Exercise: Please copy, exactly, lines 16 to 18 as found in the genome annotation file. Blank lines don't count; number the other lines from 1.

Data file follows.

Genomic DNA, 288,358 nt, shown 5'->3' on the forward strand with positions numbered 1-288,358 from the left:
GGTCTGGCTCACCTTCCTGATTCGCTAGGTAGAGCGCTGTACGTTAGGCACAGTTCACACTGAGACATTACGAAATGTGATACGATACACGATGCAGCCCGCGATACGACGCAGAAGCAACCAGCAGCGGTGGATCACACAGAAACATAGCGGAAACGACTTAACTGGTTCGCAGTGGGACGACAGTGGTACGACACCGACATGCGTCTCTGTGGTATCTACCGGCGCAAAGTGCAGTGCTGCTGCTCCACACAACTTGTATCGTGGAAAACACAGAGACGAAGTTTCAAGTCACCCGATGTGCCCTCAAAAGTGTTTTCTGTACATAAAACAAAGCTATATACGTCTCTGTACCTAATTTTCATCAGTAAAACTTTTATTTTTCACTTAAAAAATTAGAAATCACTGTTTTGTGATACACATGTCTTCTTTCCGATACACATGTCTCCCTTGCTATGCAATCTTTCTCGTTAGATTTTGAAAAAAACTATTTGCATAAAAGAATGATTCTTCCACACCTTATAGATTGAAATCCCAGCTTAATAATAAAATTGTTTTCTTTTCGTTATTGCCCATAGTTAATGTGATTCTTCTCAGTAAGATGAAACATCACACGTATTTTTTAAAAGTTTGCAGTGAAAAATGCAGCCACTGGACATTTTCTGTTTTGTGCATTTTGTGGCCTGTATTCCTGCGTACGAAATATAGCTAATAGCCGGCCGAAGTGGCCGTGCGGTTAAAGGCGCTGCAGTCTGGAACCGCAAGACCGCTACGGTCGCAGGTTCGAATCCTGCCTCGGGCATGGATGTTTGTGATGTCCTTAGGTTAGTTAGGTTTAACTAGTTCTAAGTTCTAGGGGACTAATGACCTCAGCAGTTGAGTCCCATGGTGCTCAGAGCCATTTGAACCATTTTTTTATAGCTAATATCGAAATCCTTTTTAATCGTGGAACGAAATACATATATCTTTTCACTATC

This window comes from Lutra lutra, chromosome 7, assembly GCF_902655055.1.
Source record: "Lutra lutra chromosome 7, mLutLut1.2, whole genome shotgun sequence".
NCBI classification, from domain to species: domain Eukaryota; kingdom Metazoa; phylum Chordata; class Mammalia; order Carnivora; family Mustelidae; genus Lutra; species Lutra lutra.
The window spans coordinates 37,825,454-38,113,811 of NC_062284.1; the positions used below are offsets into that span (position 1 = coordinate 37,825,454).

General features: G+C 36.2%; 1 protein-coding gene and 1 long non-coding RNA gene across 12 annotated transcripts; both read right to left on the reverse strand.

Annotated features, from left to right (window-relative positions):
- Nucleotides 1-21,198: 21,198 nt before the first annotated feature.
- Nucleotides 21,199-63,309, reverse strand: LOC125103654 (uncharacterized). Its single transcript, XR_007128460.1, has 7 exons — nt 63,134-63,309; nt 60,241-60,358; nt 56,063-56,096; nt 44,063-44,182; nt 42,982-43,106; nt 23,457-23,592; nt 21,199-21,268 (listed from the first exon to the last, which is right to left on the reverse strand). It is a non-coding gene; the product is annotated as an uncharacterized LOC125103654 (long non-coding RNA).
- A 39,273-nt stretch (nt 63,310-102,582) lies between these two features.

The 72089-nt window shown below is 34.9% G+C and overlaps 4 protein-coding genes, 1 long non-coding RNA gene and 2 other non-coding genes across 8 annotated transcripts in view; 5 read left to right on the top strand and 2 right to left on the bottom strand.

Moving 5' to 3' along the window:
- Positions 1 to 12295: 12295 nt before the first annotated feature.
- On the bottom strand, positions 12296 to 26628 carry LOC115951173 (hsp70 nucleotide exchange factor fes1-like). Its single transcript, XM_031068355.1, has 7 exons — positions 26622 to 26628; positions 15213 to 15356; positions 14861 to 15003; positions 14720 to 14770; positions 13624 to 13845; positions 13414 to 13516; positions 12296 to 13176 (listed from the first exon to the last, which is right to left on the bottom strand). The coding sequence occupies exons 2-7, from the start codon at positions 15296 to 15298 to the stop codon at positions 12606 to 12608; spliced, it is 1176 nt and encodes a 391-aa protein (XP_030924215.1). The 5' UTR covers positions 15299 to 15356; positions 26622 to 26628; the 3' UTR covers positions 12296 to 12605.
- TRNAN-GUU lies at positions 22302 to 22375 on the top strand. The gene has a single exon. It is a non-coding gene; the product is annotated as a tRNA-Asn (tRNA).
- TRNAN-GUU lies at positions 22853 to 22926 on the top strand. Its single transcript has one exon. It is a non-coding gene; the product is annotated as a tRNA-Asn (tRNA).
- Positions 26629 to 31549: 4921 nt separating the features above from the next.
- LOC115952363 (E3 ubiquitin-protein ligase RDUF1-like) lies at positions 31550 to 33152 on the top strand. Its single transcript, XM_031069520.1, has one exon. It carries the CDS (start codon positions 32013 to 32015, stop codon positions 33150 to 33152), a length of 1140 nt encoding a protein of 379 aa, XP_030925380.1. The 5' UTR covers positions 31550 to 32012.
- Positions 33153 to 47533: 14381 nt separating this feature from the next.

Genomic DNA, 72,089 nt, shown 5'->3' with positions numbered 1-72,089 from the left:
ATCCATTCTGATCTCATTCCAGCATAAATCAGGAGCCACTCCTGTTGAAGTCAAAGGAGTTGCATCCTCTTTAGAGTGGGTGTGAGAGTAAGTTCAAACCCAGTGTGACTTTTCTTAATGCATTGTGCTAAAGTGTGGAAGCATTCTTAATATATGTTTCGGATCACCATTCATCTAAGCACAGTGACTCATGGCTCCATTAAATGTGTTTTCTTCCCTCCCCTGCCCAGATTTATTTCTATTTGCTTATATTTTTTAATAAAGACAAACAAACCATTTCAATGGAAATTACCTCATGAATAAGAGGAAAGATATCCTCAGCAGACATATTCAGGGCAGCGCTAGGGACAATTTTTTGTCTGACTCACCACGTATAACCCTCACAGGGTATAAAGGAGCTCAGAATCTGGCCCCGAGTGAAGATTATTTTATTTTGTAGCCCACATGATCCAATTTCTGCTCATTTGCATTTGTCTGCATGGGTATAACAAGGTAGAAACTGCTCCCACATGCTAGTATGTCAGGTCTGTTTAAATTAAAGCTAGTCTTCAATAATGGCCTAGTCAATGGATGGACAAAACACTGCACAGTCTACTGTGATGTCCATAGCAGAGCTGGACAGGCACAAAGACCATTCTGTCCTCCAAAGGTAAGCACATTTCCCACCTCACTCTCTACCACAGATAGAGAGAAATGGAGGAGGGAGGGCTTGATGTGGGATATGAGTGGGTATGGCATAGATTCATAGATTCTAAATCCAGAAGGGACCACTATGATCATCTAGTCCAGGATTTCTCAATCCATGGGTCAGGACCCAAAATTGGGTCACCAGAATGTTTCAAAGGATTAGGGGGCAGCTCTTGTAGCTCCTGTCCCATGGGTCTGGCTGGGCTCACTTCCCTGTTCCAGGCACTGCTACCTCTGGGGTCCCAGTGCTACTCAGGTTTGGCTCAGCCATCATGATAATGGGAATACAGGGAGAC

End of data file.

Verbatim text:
- TRNAN-GUU lies at positions 22302 to 22375 on the top strand. The gene has a single exon. It is a non-coding gene; the product is annotated as a tRNA-Asn (tRNA).
- TRNAN-GUU lies at positions 22853 to 22926 on the top strand. Its single transcript has one exon. It is a non-coding gene; the product is annotated as a tRNA-Asn (tRNA).
- Positions 26629 to 31549: 4921 nt separating the features above from the next.